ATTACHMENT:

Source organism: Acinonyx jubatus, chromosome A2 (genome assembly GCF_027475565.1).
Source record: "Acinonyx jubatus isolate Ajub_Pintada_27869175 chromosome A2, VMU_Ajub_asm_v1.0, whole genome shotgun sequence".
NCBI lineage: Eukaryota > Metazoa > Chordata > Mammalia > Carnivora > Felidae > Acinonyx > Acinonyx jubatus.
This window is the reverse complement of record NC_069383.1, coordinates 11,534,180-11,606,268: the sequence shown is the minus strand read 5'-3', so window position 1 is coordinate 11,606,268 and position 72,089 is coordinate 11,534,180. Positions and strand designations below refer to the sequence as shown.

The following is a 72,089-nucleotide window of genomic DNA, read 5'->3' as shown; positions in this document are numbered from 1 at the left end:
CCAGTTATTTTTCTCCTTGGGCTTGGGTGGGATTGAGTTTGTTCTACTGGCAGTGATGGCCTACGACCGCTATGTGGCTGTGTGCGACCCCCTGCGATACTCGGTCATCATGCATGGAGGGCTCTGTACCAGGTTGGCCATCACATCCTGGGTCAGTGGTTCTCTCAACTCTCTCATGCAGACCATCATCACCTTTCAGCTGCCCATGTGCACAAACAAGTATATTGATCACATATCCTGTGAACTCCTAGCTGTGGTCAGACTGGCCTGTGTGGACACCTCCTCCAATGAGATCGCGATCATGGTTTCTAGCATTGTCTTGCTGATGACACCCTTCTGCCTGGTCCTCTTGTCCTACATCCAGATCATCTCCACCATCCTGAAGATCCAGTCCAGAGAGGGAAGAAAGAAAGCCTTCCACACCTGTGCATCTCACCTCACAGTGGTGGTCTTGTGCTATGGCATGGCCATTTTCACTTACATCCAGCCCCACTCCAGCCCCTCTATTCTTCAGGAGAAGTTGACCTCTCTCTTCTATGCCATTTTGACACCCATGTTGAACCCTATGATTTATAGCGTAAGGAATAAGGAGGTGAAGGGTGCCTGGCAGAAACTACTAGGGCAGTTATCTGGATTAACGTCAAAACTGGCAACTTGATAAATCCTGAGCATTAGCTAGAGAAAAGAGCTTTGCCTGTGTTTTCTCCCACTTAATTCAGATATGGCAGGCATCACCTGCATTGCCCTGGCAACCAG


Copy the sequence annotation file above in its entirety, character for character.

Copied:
Source organism: Acinonyx jubatus, chromosome A2 (genome assembly GCF_027475565.1).
Source record: "Acinonyx jubatus isolate Ajub_Pintada_27869175 chromosome A2, VMU_Ajub_asm_v1.0, whole genome shotgun sequence".
NCBI lineage: Eukaryota > Metazoa > Chordata > Mammalia > Carnivora > Felidae > Acinonyx > Acinonyx jubatus.
This window is the reverse complement of record NC_069383.1, coordinates 11,534,180-11,606,268: the sequence shown is the minus strand read 5'-3', so window position 1 is coordinate 11,606,268 and position 72,089 is coordinate 11,534,180. Positions and strand designations below refer to the sequence as shown.

The following is a 72,089-nucleotide window of genomic DNA, read 5'->3' as shown; positions in this document are numbered from 1 at the left end:
CCAGTTATTTTTCTCCTTGGGCTTGGGTGGGATTGAGTTTGTTCTACTGGCAGTGATGGCCTACGACCGCTATGTGGCTGTGTGCGACCCCCTGCGATACTCGGTCATCATGCATGGAGGGCTCTGTACCAGGTTGGCCATCACATCCTGGGTCAGTGGTTCTCTCAACTCTCTCATGCAGACCATCATCACCTTTCAGCTGCCCATGTGCACAAACAAGTATATTGATCACATATCCTGTGAACTCCTAGCTGTGGTCAGACTGGCCTGTGTGGACACCTCCTCCAATGAGATCGCGATCATGGTTTCTAGCATTGTCTTGCTGATGACACCCTTCTGCCTGGTCCTCTTGTCCTACATCCAGATCATCTCCACCATCCTGAAGATCCAGTCCAGAGAGGGAAGAAAGAAAGCCTTCCACACCTGTGCATCTCACCTCACAGTGGTGGTCTTGTGCTATGGCATGGCCATTTTCACTTACATCCAGCCCCACTCCAGCCCCTCTATTCTTCAGGAGAAGTTGACCTCTCTCTTCTATGCCATTTTGACACCCATGTTGAACCCTATGATTTATAGCGTAAGGAATAAGGAGGTGAAGGGTGCCTGGCAGAAACTACTAGGGCAGTTATCTGGATTAACGTCAAAACTGGCAACTTGATAAATCCTGAGCATTAGCTAGAGAAAAGAGCTTTGCCTGTGTTTTCTCCCACTTAATTCAGATATGGCAGGCATCACCTGCATTGCCCTGGCAACCAG